Innovation is not about being faster or cheaper, but developing and leveraging a digitally savvy workforce

Bob Leek

Bob Leek is Deputy CIO in Multnomah County near Portland, Oregon.

About a year ago, I ran across an article: “People, Not Just Machines, Will Power Digital Innovation.” (Cognizant, April 2016). I found the article fascinating because at the time, much began to be made about machines taking over jobs that humans have long done. This led me to begin to research what types of jobs would be lost, and what types of new jobs and solutions would be available to people. Jobs in manufacturing, transportation, and customer service were highlighted as at risk. And new jobs in renewable energy, programming, and cloud services were identified. And then I thought….what could all of that mean to us, here at the County? I’m glad to say the article gave me a tag line and reminded me of the following: “Thriving in this digital era of promise and uncertainty…is not some magical technology – it’s talented people”.

We here at Multnomah County are talented. Each of us has a sense of what we do, and most of us have a story we tell to our friends, family, and coworkers about why we do it. The new digital era, however, will change how we do what we do. Attracting and retaining our talented people will be different from the methods and tools that have been used in the past. Technology will matter – new technologies will change how work is organized, distributed, and completed. And each of us will have to adapt to this new reality.

The parallels from the article to our work here at the County are direct, and profound. The article found that:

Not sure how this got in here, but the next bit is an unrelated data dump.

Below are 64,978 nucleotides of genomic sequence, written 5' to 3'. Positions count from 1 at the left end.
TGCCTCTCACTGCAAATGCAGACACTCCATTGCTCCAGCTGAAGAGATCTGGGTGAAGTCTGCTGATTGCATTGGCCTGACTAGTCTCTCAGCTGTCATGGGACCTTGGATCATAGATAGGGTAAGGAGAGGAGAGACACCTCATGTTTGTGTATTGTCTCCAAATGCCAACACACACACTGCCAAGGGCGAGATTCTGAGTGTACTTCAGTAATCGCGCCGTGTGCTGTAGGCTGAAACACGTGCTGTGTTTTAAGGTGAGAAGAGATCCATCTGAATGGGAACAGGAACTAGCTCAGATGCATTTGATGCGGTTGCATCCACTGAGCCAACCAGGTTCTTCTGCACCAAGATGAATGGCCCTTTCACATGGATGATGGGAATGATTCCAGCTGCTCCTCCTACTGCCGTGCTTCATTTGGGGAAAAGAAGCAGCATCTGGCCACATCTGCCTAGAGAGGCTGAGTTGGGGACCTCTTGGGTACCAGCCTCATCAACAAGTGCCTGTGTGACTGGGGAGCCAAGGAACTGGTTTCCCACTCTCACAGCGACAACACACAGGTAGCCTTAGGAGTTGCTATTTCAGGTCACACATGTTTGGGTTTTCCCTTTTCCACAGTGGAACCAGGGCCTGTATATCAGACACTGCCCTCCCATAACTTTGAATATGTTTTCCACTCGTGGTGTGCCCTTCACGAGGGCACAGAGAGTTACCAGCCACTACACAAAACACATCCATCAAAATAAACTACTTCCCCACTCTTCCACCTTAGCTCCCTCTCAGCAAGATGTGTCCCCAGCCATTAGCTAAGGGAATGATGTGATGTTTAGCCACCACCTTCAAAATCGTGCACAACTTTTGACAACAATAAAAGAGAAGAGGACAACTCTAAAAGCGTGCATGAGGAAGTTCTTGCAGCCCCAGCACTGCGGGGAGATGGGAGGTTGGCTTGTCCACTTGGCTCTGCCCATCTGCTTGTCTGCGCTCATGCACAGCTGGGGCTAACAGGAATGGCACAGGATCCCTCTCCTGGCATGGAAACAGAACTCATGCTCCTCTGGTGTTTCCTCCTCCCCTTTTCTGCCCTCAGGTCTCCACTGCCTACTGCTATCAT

1. Digital investments are catalyzing innovation
    • The County is making investments in new applications and platforms, and leveraging its investments in cloud technologies, all while ensuring that data is protected and private.
  2. Talent shortfalls will drive the digital economy
    • The County faces a steady rate of attrition as older (and our most experienced) workers retire, and newer workers come on board expecting the availability of new tools like smartphones, tablets, and mobile applications that are easy to use and update.
  3. Linking platforms to “talent clusters” drives innovation
    • The County has opportunities to lead, not just by building net-new capabilities, but by following successful models already proven in other counties or local governments, or even in other industries.
  4. Future performance requires a bold digital reorganization
    • The County has seen the need for more cross-disciplinary teams, bringing together talent from various organizations focused on delivering valuable services to residents, especially since not one single team can provide all of the services the public needs.
  5. The workforce of the future needs a new rules engine to work
    • The County can see that analytics, big data, automation, and algorithms enhance innovation, productivity, and decision-making, freeing up more of our resources to work directly with the public

All of this leads to a conclusion: a digitally savvy workforce will benefit the County by reducing staff turnover, improving relationships with partner organizations, creating greater agility, and resulting in higher rates of innovation. We will stay ahead of the curve not by being faster or cheaper, or making willy-nilly technology investments, but by developing, tuning, and leveraging capabilities that are uniquely human. We will rely on the why each of us works here at the County to develop new how’s of doing our work. And we will build the foundations of improvements through the work of cross-functional teams to support the digital expectations of the people we serve. Look for and anticipate opportunities to participate in the new ways that we will do our what’s – delivering services to the public, by humans, who are uniquely capable of being empathetic, building relationships, and making common sense of complex situations.